Telly Leung

December 14, 2018 | By | Add a Comment

When it comes to popular music in general and singing in particular, it might not be the worst of times, but it is far from the best of times. It started back with Star Search, where contestants were encouraged to favor volume and melismatic riffs above phrasing and musicality—and they were rewarded for doing so. To be more blunt, albeit more unkind, screeching replaced singing and riffing replaced naturalism. This “style” grew and morphed through The X Factor, America’s Got Talent, American Idol, and The Voice. For some time now, singers, from all walks, who have never been a contestant on these shows have followed in their unfortunate footsteps. It is most distressing to me when singers who have heretofore developed a personal style of delivery that harkens back to the great cabaret and legit singers of the past succumb to this trend. Which brings us to Telly Leung.

Leung has delighted audiences in a number of Broadway shows, including Godspell, In Transit, and (currently) Aladdin. A year or so ago I saw and was knocked out by his cabaret performance at Feinstein’s/54 Below, so I was looking forward to his recent appearance at Birdland in his new show, Sing Happy. Whether out of a desire to broaden his audience or because he heeded misguided advice, he has decided to put on the cloak of a voice competition contestant, and it does not fit him well. He opened the show with a song I know well—Whitney Houston’s “How Will I Know” (George Merrill, Shannon Rubicam, Narada Michael Walden)—but because of a combination of exaggerated melisma and poor microphone technique that completely covered the lower half of his face, I had such a hard time making out what he was singing I began to wish for subtitles. He followed this with the disco classic “I Will Survive” (Freddie Perren, Dino Fekaris), filled with clichéd riffs like “sur-vi-yive” and “do-oh-oh-or.” His lack of connection to the lyrics was underscored by his continuously smiling throughout the number.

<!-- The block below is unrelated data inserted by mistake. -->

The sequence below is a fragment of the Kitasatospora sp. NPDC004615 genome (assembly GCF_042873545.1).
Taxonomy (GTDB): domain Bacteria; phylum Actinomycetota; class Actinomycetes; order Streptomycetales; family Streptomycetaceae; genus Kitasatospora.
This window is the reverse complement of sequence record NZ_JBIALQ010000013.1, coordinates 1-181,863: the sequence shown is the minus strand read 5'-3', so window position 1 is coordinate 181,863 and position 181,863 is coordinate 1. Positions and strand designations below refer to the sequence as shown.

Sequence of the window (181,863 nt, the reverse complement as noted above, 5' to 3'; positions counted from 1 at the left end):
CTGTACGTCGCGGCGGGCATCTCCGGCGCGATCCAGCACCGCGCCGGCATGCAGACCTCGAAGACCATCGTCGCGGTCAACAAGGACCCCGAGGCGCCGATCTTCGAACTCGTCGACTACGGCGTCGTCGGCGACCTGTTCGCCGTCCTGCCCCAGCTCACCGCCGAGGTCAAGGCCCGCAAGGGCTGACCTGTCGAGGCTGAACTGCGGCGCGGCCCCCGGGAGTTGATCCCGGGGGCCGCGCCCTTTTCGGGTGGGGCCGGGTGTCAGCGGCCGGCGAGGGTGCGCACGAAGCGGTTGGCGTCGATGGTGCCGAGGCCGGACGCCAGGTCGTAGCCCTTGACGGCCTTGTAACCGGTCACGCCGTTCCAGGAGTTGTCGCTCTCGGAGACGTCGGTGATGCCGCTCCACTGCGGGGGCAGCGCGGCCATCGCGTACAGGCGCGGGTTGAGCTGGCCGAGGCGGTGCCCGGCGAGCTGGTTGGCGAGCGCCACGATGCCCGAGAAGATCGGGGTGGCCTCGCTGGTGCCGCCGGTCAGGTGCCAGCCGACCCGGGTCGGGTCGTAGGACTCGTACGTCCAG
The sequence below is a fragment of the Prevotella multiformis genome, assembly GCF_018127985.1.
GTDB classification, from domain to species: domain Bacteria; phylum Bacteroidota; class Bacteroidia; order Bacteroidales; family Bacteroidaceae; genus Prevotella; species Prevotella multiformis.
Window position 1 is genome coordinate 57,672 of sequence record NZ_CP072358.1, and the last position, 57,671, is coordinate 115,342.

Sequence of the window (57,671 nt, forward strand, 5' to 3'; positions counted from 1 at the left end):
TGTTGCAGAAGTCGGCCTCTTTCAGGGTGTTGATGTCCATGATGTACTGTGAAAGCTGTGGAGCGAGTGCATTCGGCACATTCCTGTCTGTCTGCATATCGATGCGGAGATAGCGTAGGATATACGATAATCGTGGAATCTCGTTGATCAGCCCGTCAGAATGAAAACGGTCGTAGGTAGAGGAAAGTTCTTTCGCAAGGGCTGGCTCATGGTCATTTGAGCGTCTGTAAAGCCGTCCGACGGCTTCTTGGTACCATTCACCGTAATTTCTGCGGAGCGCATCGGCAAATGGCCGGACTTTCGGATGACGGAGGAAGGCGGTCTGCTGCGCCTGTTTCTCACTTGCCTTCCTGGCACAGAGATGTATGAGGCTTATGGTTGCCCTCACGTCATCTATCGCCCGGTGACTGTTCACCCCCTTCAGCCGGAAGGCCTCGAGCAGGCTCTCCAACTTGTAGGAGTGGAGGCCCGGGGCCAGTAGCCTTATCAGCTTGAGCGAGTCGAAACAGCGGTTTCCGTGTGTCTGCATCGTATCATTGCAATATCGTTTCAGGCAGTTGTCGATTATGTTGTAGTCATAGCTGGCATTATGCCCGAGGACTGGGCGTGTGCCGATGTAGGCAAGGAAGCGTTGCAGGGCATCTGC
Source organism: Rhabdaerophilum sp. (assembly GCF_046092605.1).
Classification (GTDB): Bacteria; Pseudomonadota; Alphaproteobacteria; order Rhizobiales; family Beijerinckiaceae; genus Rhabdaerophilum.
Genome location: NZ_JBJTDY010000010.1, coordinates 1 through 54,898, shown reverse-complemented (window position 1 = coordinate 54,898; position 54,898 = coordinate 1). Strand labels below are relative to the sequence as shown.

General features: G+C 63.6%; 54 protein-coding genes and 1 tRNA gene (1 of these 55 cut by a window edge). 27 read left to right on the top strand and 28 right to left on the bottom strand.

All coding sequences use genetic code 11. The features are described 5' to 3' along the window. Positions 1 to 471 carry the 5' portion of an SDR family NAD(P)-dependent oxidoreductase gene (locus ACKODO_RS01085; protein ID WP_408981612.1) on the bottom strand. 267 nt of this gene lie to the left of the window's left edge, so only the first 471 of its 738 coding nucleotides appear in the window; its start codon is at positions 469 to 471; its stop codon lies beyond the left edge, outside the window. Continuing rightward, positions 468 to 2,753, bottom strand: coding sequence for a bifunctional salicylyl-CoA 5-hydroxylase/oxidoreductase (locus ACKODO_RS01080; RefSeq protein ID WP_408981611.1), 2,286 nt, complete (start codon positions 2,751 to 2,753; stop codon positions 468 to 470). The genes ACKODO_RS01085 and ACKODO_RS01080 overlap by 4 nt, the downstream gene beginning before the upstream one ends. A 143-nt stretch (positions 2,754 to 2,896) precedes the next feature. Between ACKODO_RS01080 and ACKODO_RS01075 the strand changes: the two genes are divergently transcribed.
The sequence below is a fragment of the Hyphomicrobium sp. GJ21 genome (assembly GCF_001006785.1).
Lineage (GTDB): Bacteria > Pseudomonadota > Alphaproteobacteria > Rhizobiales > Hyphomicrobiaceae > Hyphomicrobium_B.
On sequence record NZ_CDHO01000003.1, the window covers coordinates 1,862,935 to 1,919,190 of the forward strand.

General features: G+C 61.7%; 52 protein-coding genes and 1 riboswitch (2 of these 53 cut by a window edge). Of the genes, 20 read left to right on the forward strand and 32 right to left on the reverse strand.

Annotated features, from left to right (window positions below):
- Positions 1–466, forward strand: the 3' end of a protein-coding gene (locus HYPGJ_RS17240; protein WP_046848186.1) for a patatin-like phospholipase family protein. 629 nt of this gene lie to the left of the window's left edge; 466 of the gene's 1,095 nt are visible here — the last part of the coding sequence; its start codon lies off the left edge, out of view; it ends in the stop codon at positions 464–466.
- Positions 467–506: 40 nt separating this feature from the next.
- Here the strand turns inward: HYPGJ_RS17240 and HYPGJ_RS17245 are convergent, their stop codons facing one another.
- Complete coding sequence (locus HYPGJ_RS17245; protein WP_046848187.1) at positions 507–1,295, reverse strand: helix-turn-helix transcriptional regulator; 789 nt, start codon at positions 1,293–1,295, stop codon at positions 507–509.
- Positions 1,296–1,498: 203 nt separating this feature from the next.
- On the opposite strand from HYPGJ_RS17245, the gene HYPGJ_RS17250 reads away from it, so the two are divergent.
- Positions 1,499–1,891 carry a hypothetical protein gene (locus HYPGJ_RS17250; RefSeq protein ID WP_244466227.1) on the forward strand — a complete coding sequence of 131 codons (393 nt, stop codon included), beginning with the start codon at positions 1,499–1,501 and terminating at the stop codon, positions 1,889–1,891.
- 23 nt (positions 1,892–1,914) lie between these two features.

There were a few saving graces in the show that showed off the singer’s undeniable talent and allowed him to simply tell the story of a song, but these were overwhelmed by the flashy “contemporary” surface he returned to again and again. More of his charm peeked through in patter, but even there he undercut it with remarks and stories that added little to the songs they introduced.

His voice is still dazzling and his engaging personality is still there, so I hope that this misstep is just that—a misstep—and will be jettisoned for future shows. Telly Leung is a star. He does not need all the artificial trappings.

Sing Happy
Birdland – November 19

Category: Reviews

About the Author ()

Gerry Geddes has conceived and directed a number of musical revues—including the Bistro- and MAC Award-winning Monday in the Dark with George and Put On Your Saturday Suit – Words & Music by Jimmy Webb—and directed many cabaret artists, including André De Shields, Helen Baldassare, Darius de Haas, and drag artist Julia Van Cartier. He directs The David Drumgold Variety Show, currently in residence at Manhattan Movement & Arts Center, and has produced a number of recordings, including two Bistro-winning CDs. He's taught vocal performance at The New School, NYU, and London's Goldsmith's College and continues to conduct private workshops and master classes. As a writer and critic, he has covered New York's performing arts scene for over 40 years in both local and national publications; his lyrics have been sung by several cabaret and recording artists. Gerry is currently completing a memoir about his life in the city.

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